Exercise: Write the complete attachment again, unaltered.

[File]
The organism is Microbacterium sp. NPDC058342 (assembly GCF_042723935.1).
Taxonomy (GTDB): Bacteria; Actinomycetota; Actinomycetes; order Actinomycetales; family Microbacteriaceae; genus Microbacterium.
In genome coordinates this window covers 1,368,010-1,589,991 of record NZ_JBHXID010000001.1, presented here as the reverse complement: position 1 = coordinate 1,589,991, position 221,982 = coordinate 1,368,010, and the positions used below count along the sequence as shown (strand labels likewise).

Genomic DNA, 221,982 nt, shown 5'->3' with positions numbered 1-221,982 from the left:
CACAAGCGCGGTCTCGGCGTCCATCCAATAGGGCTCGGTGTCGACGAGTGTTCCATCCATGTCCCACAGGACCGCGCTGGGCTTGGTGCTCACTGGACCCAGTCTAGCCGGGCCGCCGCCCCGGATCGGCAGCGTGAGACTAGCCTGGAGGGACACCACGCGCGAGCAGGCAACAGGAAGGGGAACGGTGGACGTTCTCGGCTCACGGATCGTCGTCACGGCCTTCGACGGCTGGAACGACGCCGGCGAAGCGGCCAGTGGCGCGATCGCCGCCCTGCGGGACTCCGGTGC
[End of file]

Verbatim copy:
The organism is Microbacterium sp. NPDC058342 (assembly GCF_042723935.1).
Taxonomy (GTDB): Bacteria; Actinomycetota; Actinomycetes; order Actinomycetales; family Microbacteriaceae; genus Microbacterium.
In genome coordinates this window covers 1,368,010-1,589,991 of record NZ_JBHXID010000001.1, presented here as the reverse complement: position 1 = coordinate 1,589,991, position 221,982 = coordinate 1,368,010, and the positions used below count along the sequence as shown (strand labels likewise).

Genomic DNA, 221,982 nt, shown 5'->3' with positions numbered 1-221,982 from the left:
CACAAGCGCGGTCTCGGCGTCCATCCAATAGGGCTCGGTGTCGACGAGTGTTCCATCCATGTCCCACAGGACCGCGCTGGGCTTGGTGCTCACTGGACCCAGTCTAGCCGGGCCGCCGCCCCGGATCGGCAGCGTGAGACTAGCCTGGAGGGACACCACGCGCGAGCAGGCAACAGGAAGGGGAACGGTGGACGTTCTCGGCTCACGGATCGTCGTCACGGCCTTCGACGGCTGGAACGACGCCGGCGAAGCGGCCAGTGGCGCGATCGCCGCCCTGCGGGACTCCGGTGC